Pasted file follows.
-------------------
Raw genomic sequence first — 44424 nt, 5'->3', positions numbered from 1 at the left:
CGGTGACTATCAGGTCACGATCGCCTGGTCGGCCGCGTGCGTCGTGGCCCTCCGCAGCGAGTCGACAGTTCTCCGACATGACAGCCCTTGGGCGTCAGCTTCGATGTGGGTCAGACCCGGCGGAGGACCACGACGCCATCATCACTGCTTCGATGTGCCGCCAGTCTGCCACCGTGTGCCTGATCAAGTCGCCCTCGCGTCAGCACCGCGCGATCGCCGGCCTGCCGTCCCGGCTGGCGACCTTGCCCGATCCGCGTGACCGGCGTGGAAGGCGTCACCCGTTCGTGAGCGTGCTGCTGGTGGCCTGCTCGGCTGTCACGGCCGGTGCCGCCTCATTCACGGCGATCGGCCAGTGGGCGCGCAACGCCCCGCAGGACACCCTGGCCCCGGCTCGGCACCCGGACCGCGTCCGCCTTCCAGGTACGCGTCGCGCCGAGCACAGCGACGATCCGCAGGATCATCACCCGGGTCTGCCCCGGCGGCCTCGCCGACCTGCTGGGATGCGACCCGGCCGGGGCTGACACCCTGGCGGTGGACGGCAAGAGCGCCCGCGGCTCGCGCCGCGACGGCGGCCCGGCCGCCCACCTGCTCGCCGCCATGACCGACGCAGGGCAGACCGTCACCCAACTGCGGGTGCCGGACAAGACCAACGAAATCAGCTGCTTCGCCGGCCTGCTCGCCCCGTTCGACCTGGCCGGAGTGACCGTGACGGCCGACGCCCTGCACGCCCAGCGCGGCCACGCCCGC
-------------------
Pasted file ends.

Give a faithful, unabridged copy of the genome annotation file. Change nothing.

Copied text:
Raw genomic sequence first — 44424 nt, 5'->3', positions numbered from 1 at the left:
CGGTGACTATCAGGTCACGATCGCCTGGTCGGCCGCGTGCGTCGTGGCCCTCCGCAGCGAGTCGACAGTTCTCCGACATGACAGCCCTTGGGCGTCAGCTTCGATGTGGGTCAGACCCGGCGGAGGACCACGACGCCATCATCACTGCTTCGATGTGCCGCCAGTCTGCCACCGTGTGCCTGATCAAGTCGCCCTCGCGTCAGCACCGCGCGATCGCCGGCCTGCCGTCCCGGCTGGCGACCTTGCCCGATCCGCGTGACCGGCGTGGAAGGCGTCACCCGTTCGTGAGCGTGCTGCTGGTGGCCTGCTCGGCTGTCACGGCCGGTGCCGCCTCATTCACGGCGATCGGCCAGTGGGCGCGCAACGCCCCGCAGGACACCCTGGCCCCGGCTCGGCACCCGGACCGCGTCCGCCTTCCAGGTACGCGTCGCGCCGAGCACAGCGACGATCCGCAGGATCATCACCCGGGTCTGCCCCGGCGGCCTCGCCGACCTGCTGGGATGCGACCCGGCCGGGGCTGACACCCTGGCGGTGGACGGCAAGAGCGCCCGCGGCTCGCGCCGCGACGGCGGCCCGGCCGCCCACCTGCTCGCCGCCATGACCGACGCAGGGCAGACCGTCACCCAACTGCGGGTGCCGGACAAGACCAACGAAATCAGCTGCTTCGCCGGCCTGCTCGCCCCGTTCGACCTGGCCGGAGTGACCGTGACGGCCGACGCCCTGCACGCCCAGCGCGGCCACGCCCGC